1858 September 1 Letter to Thomas L. Kane

Title

1858 September 1 Letter to Thomas L. Kane

Description

An introduction of George Q. Cannon and appeal to assist him in swaying public opinion through the press.

Type

Correspondence

Sender

Brigham Young

Recipient

Thomas L. Kane

Date

1858 September 1

Location

Great Salt Lake City

Subject

Government
Business Matters

extracted text

Great Salt Lake City, U. T.
Sep 1st 1858.
Col. Thos. L. Kane,
Dear Sir:--
Our worthy friend, the bearer of this note, is Geo. Q. Cannon, who is selected to go East for the purpose of attending to business pertaining the Press. He will receive, with much pleasure, any suggestions and advice from so valued a friend as Col. Kane, and endeavor to carry them out to the best of his ability. He will act entirely under your direction.
I have no hesitancy in believing that your acquaintance with him will ripen into a mutual friendship alike pleasing, and I trust, beneficial in promoting the public interest which we have so at heart, and aid in ridding our fair Territory of her foreign dictators and oppressors.
Trusting that the time is not far distant when Utah shall be able to assume her rights and place among the family of nations,

I remain, very truly,

Your friend,

Brigham Young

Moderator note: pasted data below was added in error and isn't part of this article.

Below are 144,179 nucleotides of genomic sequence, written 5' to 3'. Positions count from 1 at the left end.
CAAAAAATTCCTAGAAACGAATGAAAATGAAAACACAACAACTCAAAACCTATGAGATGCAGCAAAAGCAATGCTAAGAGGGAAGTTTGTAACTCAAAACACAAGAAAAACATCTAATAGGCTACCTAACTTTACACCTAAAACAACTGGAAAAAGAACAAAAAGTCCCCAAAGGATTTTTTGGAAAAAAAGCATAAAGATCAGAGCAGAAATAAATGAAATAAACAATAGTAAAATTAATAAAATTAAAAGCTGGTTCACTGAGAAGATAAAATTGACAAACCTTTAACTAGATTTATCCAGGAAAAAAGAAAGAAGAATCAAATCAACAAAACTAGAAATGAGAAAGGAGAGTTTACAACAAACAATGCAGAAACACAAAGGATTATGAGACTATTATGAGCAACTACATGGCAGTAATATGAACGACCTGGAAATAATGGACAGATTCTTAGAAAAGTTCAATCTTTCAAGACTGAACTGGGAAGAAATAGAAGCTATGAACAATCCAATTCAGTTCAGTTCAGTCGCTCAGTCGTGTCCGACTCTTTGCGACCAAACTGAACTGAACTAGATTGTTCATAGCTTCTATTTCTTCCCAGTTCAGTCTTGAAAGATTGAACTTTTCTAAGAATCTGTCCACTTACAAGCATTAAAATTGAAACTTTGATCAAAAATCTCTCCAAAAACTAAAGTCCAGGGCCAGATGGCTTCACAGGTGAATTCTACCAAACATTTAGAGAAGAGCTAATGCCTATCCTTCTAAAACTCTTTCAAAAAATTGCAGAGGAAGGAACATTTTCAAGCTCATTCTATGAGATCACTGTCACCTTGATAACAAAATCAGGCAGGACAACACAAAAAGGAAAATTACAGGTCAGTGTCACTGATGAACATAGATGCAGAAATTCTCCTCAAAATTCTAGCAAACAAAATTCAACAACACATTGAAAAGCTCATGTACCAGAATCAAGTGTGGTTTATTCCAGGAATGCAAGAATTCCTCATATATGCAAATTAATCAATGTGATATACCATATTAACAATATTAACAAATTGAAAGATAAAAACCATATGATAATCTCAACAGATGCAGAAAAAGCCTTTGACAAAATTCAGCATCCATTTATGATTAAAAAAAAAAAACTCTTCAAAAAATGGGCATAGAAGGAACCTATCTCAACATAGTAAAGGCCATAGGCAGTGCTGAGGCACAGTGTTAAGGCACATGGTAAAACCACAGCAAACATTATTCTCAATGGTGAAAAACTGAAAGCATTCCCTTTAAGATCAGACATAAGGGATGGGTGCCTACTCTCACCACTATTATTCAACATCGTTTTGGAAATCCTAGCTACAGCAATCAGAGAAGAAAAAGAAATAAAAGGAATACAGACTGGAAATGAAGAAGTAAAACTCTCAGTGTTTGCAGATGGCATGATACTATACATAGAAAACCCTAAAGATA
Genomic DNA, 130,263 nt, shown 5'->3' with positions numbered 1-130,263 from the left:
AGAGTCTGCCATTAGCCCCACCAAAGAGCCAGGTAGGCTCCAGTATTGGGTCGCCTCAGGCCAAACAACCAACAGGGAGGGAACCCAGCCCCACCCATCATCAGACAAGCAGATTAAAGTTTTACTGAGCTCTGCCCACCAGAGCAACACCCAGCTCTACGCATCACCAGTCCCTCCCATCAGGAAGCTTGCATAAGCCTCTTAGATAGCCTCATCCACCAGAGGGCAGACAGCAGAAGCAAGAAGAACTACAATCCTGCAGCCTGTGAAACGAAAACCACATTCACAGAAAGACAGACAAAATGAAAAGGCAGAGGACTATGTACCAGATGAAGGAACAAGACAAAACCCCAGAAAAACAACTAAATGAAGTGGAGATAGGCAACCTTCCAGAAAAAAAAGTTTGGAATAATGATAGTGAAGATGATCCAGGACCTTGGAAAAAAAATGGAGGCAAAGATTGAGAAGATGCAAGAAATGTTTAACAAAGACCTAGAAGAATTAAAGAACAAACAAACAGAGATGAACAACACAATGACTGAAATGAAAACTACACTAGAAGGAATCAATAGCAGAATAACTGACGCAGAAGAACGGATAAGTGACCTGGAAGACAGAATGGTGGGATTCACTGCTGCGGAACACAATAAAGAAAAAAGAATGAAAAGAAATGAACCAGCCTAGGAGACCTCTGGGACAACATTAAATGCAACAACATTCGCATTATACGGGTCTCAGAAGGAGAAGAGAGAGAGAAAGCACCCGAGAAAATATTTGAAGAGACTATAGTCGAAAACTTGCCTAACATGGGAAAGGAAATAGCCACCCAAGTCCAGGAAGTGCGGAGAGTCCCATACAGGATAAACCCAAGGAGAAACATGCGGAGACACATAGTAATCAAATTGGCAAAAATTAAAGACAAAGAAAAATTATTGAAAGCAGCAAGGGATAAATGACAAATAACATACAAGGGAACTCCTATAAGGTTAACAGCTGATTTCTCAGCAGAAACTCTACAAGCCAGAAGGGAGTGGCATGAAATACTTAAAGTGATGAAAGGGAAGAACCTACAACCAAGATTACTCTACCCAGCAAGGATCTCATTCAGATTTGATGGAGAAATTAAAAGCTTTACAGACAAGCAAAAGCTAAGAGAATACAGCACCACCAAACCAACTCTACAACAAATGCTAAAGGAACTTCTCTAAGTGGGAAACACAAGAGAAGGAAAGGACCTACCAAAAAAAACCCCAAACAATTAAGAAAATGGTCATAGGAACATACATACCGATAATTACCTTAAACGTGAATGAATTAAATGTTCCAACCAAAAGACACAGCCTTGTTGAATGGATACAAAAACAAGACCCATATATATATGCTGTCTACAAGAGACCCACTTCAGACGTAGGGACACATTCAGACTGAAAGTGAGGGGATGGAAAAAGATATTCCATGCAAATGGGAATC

Item sets

Great Salt Lake City, U. T.
Sep 1st 1858.

Col. Thos. L. Kane,

Dear Sir:--
Our worthy friend, the bearer of this note, is Geo. Q. Cannon, who is selected to go East for the purpose of attending to business pertaining the Press. He will receive, with much pleasure, any suggestions and advice from so valued a friend as Col. Kane, and endeavor to carry them out to the best of his ability. He will act entirely under your direction.

I have no hesitancy in believing that your acquaintance with him will ripen into a mutual friendship alike pleasing, and I trust, beneficial in promoting the public interest which we have so at heart, and aid in ridding our fair Territory of her foreign dictators and oppressors.

Trusting that the time is not far distant when Utah shall be able to assume her rights and place among the family of nations,

I remain, very truly,
Your friend,

Brigham Young